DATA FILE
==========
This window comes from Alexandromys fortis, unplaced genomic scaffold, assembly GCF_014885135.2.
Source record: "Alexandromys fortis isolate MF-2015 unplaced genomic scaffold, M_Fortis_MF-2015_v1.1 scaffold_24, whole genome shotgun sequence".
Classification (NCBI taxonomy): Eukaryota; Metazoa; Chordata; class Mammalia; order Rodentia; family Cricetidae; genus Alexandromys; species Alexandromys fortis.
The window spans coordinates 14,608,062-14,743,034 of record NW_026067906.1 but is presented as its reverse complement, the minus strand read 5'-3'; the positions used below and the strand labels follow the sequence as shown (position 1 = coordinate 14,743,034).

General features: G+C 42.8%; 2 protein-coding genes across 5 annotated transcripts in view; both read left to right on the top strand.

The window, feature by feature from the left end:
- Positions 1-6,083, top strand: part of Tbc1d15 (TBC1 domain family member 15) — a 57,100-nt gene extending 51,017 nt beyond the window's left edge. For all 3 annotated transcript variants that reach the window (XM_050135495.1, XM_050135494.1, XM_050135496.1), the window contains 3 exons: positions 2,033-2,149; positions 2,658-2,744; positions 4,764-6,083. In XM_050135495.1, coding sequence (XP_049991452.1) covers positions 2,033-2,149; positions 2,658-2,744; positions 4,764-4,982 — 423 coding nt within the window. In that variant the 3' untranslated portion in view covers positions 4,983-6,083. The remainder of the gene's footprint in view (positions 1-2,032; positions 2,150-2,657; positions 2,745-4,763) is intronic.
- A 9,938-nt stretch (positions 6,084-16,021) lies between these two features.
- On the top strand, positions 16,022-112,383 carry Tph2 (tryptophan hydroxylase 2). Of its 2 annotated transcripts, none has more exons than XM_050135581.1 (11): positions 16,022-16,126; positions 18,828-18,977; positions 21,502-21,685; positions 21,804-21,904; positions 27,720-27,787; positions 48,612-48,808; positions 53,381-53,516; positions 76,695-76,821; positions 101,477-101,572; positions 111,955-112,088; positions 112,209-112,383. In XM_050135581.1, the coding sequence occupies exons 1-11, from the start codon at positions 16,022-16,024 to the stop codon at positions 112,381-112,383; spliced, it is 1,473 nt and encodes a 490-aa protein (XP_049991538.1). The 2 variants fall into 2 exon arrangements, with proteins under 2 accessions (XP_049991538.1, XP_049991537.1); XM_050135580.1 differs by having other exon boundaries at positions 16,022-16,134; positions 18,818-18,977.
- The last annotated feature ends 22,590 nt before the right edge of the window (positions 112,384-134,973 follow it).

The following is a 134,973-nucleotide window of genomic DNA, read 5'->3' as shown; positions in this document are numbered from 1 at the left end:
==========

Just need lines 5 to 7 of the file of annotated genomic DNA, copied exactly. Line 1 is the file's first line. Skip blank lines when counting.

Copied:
General features: G+C 42.8%; 2 protein-coding genes across 5 annotated transcripts in view; both read left to right on the top strand.

The window, feature by feature from the left end:
- Positions 1-6,083, top strand: part of Tbc1d15 (TBC1 domain family member 15) — a 57,100-nt gene extending 51,017 nt beyond the window's left edge. For all 3 annotated transcript variants that reach the window (XM_050135495.1, XM_050135494.1, XM_050135496.1), the window contains 3 exons: positions 2,033-2,149; positions 2,658-2,744; positions 4,764-6,083. In XM_050135495.1, coding sequence (XP_049991452.1) covers positions 2,033-2,149; positions 2,658-2,744; positions 4,764-4,982 — 423 coding nt within the window. In that variant the 3' untranslated portion in view covers positions 4,983-6,083. The remainder of the gene's footprint in view (positions 1-2,032; positions 2,150-2,657; positions 2,745-4,763) is intronic.